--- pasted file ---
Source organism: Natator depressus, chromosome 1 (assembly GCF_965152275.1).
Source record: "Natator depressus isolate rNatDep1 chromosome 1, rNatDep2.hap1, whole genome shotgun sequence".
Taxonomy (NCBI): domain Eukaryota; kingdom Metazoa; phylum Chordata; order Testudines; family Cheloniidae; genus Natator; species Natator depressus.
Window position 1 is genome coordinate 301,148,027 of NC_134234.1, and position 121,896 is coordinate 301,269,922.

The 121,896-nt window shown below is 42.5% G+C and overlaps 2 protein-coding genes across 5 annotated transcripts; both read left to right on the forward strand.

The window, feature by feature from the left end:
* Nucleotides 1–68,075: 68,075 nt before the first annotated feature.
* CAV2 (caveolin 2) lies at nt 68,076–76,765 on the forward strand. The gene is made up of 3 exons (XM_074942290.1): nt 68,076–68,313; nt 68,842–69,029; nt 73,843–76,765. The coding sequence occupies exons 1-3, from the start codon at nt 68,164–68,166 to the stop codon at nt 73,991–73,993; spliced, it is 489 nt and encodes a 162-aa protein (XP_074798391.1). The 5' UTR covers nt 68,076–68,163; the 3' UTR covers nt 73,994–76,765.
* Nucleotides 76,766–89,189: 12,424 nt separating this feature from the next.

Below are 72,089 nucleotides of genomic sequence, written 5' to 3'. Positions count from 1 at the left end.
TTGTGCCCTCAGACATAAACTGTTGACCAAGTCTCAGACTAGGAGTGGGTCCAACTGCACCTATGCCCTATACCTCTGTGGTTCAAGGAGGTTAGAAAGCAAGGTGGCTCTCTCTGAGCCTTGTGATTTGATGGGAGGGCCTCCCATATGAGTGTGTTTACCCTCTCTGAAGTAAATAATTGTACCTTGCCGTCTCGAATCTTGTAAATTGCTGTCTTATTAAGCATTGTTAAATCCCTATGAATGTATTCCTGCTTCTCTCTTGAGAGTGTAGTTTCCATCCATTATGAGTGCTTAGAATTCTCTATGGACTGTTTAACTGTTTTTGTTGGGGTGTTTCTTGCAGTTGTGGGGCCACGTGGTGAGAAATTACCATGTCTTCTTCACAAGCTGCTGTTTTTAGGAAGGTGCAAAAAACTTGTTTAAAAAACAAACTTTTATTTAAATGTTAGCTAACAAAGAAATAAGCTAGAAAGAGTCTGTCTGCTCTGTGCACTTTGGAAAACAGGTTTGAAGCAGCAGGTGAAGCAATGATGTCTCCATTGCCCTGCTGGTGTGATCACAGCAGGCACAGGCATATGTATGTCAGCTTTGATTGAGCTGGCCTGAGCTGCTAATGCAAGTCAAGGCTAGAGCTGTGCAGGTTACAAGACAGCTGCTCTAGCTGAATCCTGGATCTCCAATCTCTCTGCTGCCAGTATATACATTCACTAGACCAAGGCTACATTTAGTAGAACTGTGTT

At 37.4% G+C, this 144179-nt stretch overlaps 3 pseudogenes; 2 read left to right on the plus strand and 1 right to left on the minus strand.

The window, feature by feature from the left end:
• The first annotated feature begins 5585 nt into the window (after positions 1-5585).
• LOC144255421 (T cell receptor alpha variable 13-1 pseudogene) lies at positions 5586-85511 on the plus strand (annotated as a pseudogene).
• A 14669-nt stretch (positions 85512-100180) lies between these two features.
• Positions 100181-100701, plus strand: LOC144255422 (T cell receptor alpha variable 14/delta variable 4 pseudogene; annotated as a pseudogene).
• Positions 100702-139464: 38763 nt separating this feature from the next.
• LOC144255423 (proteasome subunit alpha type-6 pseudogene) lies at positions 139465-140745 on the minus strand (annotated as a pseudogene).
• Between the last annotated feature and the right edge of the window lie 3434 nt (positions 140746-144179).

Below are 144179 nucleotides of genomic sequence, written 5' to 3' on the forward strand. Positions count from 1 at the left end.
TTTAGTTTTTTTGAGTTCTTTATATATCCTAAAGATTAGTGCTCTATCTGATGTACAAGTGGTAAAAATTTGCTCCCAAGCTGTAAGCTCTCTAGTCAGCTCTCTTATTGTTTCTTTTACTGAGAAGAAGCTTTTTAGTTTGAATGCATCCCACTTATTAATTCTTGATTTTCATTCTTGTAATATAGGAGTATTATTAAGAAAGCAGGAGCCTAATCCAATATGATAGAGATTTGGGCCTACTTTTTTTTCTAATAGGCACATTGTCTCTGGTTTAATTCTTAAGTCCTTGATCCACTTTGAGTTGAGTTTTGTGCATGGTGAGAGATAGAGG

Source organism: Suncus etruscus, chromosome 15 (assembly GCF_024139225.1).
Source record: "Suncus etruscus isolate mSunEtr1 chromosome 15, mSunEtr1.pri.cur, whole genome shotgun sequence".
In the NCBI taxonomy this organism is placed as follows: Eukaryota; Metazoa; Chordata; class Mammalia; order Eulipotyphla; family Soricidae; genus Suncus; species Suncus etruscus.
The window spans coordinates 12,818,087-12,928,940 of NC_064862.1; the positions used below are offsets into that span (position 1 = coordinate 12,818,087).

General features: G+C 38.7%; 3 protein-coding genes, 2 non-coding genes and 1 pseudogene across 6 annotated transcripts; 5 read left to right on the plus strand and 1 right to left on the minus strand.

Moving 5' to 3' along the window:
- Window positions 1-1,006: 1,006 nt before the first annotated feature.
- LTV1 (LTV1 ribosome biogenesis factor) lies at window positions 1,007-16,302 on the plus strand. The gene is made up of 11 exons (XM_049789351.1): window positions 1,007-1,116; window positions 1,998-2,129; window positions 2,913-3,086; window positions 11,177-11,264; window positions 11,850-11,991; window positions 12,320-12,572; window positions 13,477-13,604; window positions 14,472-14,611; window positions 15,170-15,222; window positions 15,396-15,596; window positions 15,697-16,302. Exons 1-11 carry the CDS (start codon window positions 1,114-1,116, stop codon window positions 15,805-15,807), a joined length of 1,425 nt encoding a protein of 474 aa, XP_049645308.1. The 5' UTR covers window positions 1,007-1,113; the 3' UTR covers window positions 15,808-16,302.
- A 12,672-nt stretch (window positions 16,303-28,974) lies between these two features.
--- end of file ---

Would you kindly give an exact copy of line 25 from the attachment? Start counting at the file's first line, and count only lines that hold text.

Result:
In the NCBI taxonomy this organism is placed as follows: Eukaryota; Metazoa; Chordata; class Mammalia; order Eulipotyphla; family Soricidae; genus Suncus; species Suncus etruscus.